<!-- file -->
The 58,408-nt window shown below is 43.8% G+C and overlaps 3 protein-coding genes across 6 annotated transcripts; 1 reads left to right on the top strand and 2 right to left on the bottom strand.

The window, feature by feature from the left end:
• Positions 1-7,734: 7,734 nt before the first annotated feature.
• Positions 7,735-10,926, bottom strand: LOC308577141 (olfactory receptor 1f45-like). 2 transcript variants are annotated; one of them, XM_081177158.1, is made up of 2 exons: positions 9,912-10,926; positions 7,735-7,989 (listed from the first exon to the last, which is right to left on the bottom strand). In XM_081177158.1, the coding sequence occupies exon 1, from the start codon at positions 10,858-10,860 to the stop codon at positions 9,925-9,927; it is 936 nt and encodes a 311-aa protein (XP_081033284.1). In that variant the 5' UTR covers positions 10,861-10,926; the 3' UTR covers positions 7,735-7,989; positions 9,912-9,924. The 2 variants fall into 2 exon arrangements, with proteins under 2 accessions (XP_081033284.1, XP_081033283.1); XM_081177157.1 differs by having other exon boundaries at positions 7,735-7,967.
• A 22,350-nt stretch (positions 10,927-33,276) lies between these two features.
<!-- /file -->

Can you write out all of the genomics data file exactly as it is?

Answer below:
The 58,408-nt window shown below is 43.8% G+C and overlaps 3 protein-coding genes across 6 annotated transcripts; 1 reads left to right on the top strand and 2 right to left on the bottom strand.

The window, feature by feature from the left end:
• Positions 1-7,734: 7,734 nt before the first annotated feature.
• Positions 7,735-10,926, bottom strand: LOC308577141 (olfactory receptor 1f45-like). 2 transcript variants are annotated; one of them, XM_081177158.1, is made up of 2 exons: positions 9,912-10,926; positions 7,735-7,989 (listed from the first exon to the last, which is right to left on the bottom strand). In XM_081177158.1, the coding sequence occupies exon 1, from the start codon at positions 10,858-10,860 to the stop codon at positions 9,925-9,927; it is 936 nt and encodes a 311-aa protein (XP_081033284.1). In that variant the 5' UTR covers positions 10,861-10,926; the 3' UTR covers positions 7,735-7,989; positions 9,912-9,924. The 2 variants fall into 2 exon arrangements, with proteins under 2 accessions (XP_081033284.1, XP_081033283.1); XM_081177157.1 differs by having other exon boundaries at positions 7,735-7,967.
• A 22,350-nt stretch (positions 10,927-33,276) lies between these two features.